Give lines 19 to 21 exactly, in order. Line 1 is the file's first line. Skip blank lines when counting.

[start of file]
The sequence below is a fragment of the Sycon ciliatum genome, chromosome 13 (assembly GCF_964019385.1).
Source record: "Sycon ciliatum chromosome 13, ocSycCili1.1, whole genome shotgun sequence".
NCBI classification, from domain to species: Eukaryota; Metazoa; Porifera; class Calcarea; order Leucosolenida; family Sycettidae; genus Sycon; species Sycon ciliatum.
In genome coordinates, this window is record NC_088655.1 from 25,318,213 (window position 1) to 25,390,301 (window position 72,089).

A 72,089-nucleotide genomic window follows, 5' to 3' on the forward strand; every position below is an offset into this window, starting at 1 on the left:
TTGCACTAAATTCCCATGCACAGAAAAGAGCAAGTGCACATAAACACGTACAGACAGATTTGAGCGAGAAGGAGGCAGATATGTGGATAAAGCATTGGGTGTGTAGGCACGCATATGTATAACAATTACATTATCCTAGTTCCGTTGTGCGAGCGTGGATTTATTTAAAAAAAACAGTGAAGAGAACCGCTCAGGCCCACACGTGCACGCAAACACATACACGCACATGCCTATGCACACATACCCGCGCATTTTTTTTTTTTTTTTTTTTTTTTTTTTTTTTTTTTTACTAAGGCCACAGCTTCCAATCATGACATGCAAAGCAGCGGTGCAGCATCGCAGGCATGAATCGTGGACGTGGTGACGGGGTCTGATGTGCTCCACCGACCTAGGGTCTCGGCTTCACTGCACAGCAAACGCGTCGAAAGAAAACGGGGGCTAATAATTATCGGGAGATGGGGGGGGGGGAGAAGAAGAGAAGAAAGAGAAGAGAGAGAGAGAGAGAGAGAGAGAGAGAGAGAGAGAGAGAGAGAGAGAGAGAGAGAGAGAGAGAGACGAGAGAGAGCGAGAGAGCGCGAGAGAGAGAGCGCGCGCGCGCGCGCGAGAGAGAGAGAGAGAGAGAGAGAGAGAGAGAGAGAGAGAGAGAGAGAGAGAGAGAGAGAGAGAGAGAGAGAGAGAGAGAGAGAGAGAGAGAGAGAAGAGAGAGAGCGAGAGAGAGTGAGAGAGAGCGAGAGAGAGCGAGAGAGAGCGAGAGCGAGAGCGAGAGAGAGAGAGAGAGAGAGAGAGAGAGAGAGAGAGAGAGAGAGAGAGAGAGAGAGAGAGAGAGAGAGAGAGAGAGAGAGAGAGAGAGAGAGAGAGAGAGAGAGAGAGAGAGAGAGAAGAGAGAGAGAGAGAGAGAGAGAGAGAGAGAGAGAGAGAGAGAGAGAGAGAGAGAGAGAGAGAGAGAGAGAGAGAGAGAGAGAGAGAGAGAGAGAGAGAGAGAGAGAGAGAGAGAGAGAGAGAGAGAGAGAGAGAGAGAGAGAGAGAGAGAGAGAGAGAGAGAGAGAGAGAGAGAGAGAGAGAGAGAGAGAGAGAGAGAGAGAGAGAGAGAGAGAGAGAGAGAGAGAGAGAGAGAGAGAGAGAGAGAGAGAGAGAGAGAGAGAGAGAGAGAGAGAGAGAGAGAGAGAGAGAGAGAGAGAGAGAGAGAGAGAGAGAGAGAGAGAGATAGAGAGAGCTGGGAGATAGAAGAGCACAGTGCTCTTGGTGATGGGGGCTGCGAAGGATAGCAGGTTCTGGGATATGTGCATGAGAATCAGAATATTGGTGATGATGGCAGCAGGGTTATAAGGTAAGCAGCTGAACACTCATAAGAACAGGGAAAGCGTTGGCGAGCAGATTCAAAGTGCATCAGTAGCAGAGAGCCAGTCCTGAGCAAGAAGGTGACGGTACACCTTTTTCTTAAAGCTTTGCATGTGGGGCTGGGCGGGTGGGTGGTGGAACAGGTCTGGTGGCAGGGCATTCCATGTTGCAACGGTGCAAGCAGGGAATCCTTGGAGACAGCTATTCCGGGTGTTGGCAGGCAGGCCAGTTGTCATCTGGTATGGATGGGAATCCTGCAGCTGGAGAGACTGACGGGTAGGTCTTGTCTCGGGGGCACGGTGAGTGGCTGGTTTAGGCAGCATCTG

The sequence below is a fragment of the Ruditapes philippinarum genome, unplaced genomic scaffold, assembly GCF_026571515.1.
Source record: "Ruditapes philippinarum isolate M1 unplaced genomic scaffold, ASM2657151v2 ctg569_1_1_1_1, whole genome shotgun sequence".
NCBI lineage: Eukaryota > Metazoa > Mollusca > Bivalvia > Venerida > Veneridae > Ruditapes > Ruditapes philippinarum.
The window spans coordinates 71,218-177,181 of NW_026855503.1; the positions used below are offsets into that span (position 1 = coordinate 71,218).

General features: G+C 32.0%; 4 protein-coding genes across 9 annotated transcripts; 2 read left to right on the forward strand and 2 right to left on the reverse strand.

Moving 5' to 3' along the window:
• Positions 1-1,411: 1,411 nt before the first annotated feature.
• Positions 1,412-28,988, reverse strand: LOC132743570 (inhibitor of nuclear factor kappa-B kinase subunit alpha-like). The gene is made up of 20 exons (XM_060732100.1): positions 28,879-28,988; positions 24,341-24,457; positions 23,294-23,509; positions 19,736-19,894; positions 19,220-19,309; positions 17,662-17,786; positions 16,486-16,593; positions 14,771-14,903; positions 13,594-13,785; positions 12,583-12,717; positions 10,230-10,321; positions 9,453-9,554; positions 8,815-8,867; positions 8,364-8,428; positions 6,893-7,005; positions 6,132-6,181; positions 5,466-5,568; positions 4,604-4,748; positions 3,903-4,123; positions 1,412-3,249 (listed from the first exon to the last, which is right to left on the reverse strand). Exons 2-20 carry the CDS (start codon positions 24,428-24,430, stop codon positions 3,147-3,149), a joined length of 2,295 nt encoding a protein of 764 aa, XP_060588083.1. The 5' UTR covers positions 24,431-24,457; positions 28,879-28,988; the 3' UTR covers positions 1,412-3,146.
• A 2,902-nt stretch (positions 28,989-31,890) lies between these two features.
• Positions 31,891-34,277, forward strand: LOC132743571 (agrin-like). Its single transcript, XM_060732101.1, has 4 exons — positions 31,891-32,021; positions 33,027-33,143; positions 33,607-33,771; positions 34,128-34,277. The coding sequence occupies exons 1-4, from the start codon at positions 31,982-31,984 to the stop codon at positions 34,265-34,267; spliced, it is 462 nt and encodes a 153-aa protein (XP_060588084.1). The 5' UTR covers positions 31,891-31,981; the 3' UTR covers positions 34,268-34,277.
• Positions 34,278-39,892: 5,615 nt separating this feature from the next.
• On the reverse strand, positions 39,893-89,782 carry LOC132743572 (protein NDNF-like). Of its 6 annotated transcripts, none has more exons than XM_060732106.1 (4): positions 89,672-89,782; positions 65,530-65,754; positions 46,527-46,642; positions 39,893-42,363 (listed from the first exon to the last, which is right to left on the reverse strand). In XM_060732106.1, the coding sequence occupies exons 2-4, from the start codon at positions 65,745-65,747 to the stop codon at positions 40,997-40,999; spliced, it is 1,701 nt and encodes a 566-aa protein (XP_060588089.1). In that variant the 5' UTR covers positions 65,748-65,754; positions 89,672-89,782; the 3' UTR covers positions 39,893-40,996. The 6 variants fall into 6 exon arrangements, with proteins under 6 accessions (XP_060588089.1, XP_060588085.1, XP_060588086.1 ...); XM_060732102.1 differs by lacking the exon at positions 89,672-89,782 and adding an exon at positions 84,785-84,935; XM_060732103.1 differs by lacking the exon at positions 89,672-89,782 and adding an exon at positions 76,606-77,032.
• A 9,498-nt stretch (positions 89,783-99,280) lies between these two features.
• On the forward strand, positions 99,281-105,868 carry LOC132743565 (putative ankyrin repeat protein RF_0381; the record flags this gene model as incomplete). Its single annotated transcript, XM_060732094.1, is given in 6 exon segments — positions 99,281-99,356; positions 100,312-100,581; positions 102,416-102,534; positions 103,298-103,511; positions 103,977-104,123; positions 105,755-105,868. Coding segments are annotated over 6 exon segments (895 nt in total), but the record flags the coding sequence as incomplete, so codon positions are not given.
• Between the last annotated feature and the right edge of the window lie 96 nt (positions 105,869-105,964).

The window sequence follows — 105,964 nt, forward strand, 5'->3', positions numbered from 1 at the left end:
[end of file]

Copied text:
• A 9,498-nt stretch (positions 89,783-99,280) lies between these two features.
• On the forward strand, positions 99,281-105,868 carry LOC132743565 (putative ankyrin repeat protein RF_0381; the record flags this gene model as incomplete). Its single annotated transcript, XM_060732094.1, is given in 6 exon segments — positions 99,281-99,356; positions 100,312-100,581; positions 102,416-102,534; positions 103,298-103,511; positions 103,977-104,123; positions 105,755-105,868. Coding segments are annotated over 6 exon segments (895 nt in total), but the record flags the coding sequence as incomplete, so codon positions are not given.
• Between the last annotated feature and the right edge of the window lie 96 nt (positions 105,869-105,964).